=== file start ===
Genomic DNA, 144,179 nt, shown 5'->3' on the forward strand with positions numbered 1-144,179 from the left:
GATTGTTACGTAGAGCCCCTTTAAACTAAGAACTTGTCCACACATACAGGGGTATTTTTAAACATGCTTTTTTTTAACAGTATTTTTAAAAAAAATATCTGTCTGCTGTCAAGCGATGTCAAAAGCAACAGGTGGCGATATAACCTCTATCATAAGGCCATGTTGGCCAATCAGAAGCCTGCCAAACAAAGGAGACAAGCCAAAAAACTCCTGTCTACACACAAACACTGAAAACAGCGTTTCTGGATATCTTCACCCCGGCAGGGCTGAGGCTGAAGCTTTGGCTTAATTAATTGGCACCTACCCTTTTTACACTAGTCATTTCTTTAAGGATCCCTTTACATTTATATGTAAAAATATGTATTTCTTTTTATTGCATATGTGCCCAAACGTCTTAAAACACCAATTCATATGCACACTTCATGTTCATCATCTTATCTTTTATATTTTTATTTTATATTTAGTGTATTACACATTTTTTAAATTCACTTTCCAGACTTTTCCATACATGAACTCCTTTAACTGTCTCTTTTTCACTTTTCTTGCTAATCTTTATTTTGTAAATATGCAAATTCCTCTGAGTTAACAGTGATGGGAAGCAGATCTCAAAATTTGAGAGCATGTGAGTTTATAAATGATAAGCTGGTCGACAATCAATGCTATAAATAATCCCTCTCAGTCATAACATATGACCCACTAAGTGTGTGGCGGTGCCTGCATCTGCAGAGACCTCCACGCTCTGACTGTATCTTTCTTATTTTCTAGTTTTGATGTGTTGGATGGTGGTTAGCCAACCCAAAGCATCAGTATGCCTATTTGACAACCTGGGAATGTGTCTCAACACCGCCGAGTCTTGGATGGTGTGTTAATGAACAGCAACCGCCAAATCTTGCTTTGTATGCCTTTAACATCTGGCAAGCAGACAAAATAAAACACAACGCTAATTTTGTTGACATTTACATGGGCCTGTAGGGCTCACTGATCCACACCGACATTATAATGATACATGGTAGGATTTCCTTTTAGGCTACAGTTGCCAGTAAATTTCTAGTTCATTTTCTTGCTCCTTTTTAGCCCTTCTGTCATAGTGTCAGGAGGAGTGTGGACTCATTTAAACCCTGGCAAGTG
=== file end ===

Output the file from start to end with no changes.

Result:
Genomic DNA, 144,179 nt, shown 5'->3' on the forward strand with positions numbered 1-144,179 from the left:
GATTGTTACGTAGAGCCCCTTTAAACTAAGAACTTGTCCACACATACAGGGGTATTTTTAAACATGCTTTTTTTTAACAGTATTTTTAAAAAAAATATCTGTCTGCTGTCAAGCGATGTCAAAAGCAACAGGTGGCGATATAACCTCTATCATAAGGCCATGTTGGCCAATCAGAAGCCTGCCAAACAAAGGAGACAAGCCAAAAAACTCCTGTCTACACACAAACACTGAAAACAGCGTTTCTGGATATCTTCACCCCGGCAGGGCTGAGGCTGAAGCTTTGGCTTAATTAATTGGCACCTACCCTTTTTACACTAGTCATTTCTTTAAGGATCCCTTTACATTTATATGTAAAAATATGTATTTCTTTTTATTGCATATGTGCCCAAACGTCTTAAAACACCAATTCATATGCACACTTCATGTTCATCATCTTATCTTTTATATTTTTATTTTATATTTAGTGTATTACACATTTTTTAAATTCACTTTCCAGACTTTTCCATACATGAACTCCTTTAACTGTCTCTTTTTCACTTTTCTTGCTAATCTTTATTTTGTAAATATGCAAATTCCTCTGAGTTAACAGTGATGGGAAGCAGATCTCAAAATTTGAGAGCATGTGAGTTTATAAATGATAAGCTGGTCGACAATCAATGCTATAAATAATCCCTCTCAGTCATAACATATGACCCACTAAGTGTGTGGCGGTGCCTGCATCTGCAGAGACCTCCACGCTCTGACTGTATCTTTCTTATTTTCTAGTTTTGATGTGTTGGATGGTGGTTAGCCAACCCAAAGCATCAGTATGCCTATTTGACAACCTGGGAATGTGTCTCAACACCGCCGAGTCTTGGATGGTGTGTTAATGAACAGCAACCGCCAAATCTTGCTTTGTATGCCTTTAACATCTGGCAAGCAGACAAAATAAAACACAACGCTAATTTTGTTGACATTTACATGGGCCTGTAGGGCTCACTGATCCACACCGACATTATAATGATACATGGTAGGATTTCCTTTTAGGCTACAGTTGCCAGTAAATTTCTAGTTCATTTTCTTGCTCCTTTTTAGCCCTTCTGTCATAGTGTCAGGAGGAGTGTGGACTCATTTAAACCCTGGCAAGTG